X-Factor #44- This is the first Peter David comic I’ve read in years. It’s also the first X-Factor comic I’ve read since I tracked down that issue where Doc Samson gives the team therapy that David wrote. The first time he was writing the team. When I was in grade school.
So, yeah, things done changed since then. Madrox is really the only link between the two incarnations besides Captain Punderful writing it (and I guess Val Cooper counts, too). For one thing, I have no real idea who Darwin is, because I’ve never read Brubaker’s X-Men. He seems like an okay guy, though, and I like the rest of the cast (Longshot FTW!) so everything turned out well there. I have to admit the cast is always a big part of why I like an X-Men comic, more than frivolous concepts like “plot” or “sense making”. I even came around on Joss Whedon’s X-Men eventually because I liked his team.
Anyway; I don’t want to get dragged in to any drama with David and the Scans Daily crowd (just thinking of that little spat makes me root for the meteor). So, I won’t spoil anything plot-wise, or even allude to it. I’ll just say I thought this was a solid comic. Maybe even pretty good. Not going to start buying it regulalry, but it was pretty okay and I wouldn’t rule out catching up on the trades at some point possibly, on a slow week, if I have purchased every other comic book I would ever want to read. Is that qualified enough?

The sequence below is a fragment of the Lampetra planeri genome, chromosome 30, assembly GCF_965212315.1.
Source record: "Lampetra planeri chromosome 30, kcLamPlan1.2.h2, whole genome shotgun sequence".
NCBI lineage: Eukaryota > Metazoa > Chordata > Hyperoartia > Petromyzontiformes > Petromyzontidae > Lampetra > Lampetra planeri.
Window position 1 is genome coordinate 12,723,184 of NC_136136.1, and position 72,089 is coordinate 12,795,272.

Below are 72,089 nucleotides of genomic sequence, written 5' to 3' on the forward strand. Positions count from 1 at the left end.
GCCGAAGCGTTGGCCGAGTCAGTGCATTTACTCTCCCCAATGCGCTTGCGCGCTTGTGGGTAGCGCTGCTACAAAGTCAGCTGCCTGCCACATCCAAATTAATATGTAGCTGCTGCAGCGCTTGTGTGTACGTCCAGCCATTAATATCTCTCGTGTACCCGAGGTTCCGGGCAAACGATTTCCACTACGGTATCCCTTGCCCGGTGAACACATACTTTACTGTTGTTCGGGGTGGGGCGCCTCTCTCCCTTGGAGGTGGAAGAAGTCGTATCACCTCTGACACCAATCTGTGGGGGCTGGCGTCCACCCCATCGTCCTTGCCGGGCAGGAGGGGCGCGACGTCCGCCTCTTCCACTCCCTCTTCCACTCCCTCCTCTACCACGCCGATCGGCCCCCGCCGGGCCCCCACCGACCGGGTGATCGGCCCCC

X-Men Forever #
0Alpha and #1- Yeah, so, I was going to ignore this, like every Claremont X-Men comic since he left the first time. But it does have a lot of my favorite X-Men characters in it (watching Pryde of the X-Men as a kid really hardwired me to always want Kitty and Nightcrawler on the team. I was able to except that Wolverine wasn’t Australian and that Dazzler sucked* eventually, though). And I never did read Claremont’s last issue of his first run, so I had to get the reprint of his last story arc with Jim Lee they tacked a teaser for the new series on to. How funny is it in retrospect that was meant to be a “passing of the torch” moment, given how long Lee stuck around to run the X-Men?
Also, I like Tom Grummett a lot. I know Joe Rice will finally disown me once he reads this but, well, it was gonna happen eventually. I just read some of his Superboy run with Karl Kessel recently; those were some fun comics. I want that guy back, damn it!